Robots helping pioneering Liverpool hospitals care for babies

Alder Hey Children’s Hospital and Liverpool Women’s Hospital are using groundbreaking telemedicine technology to help medics provide remote treatment in neonatal units.

<p>Staff use telemedicine robots at one of Liverpool’s hospitals to virtually consult with a doctor</p>

Staff use telemedicine robots at one of Liverpool’s hospitals to virtually consult with a doctor

Babies in Liverpool are being cared for through robotic technology that allows doctors and clinicians to be at their bedside virtually.

The telemedicine robots are fitted with a TV screen, high definition zoom camera and audio capability that allows medics to interact with staff, patients and their families.

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The technology, which was first used in Alder Hey Children’s Hospital NHS Foundation Trust and Liverpool Women’s NHS Foundation Trust (LWH) back in April 2019, initially proved invaluable when the Covid-19 pandemic badly affected staffing levels.

The robots enabled consultants to continue their rounds on hospital wards while they were shielding or isolating at home.

The initiative is spearheaded by Dr Chris Dewhurst, who is a consultant neonatologist and clinical director for the Liverpool Neonatal Partnership, which provides neonatal services across both hospitals.

LiverpoolWorld caught up with Dr Dewhurst to find out more. He had just finished his ward round via one of the robots as he was isolating due to his daughter testing positive for Covid-19.

Telemedicine Robots

How did it all start?

“In 2019 we were building a surgical neonatal unit at Alder Hey, so that any babies born at LWH who needed an operation could go to Alder Hey to receive the same care,” Dr Dewhurst explained.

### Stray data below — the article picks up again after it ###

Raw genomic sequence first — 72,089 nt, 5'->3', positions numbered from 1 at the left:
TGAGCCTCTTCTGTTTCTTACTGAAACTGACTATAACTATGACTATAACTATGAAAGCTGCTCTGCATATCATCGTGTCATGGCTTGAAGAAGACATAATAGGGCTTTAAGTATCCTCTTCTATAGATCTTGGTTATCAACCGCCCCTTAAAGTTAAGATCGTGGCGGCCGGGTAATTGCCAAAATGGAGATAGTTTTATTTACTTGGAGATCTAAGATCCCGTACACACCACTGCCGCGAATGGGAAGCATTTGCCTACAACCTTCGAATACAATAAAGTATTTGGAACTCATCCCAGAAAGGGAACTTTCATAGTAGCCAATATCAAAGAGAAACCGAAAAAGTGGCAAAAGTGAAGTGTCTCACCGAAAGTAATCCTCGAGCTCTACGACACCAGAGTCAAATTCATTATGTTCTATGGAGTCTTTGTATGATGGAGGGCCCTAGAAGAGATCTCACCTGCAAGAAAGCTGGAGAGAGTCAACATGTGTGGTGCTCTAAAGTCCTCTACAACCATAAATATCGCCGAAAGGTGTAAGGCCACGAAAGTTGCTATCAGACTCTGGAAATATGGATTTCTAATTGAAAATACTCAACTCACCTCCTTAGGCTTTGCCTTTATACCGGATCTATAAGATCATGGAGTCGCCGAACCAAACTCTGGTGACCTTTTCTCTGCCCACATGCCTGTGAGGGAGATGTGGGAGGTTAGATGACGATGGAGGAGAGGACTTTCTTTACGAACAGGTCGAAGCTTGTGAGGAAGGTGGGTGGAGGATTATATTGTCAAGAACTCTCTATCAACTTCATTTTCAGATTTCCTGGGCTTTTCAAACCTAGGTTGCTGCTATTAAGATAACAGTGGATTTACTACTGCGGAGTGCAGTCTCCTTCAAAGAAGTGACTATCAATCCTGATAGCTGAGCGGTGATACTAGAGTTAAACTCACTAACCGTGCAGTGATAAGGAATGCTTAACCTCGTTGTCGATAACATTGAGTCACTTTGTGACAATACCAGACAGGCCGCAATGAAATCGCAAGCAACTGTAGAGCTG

As part of the process a representative from the Mayo Clinic, a non-profit American academic medical centre, visited the neonatal partnership in early March 2019 to discuss how telemedicine could be used in care.

“A few days later everyone could see how COVOID-19 was impacting Italy and I thought we could be heading for trouble in the UK. It was at that time I knew we needed the robot,” Dr Dewhurst said.

He explained they found a supplier and a robot arrived from a hospital in Spain on March 24.

“It was just in time, because seven out of 14 consultants were suddenly either shielding or isolating and just 50 percent of consultants were trying to provide a service across two hospitals.”

The consultants who were at home were trained to use the robot and on April 6 the first virtual ward rounds happened at Alder Hey and LWH.

Dr Chris Dewhurst

How does it work?

Dr Dewhurst, a consultant neonatologist for 11 years, said the system offers opportunities for the future but it has already provided huge benefits throughout the pandemic.

He explained: “Staff who were in hospital didn’t have to provide extra cover and those who were at home could still be part of the team. Most importantly the babies got to be seen by a doctor every day.

“Connecting hospital Wi-Fi could sometimes be a challenge, but overall staff were happy with the system and families said they were able to build relationships with some of the doctors even though they had never met them in person.’

‘We realise it’s not the same as face-to-face consultations, but it made our service sustainable during the pandemic and the babies didn’t need to move to another city to be cared for.”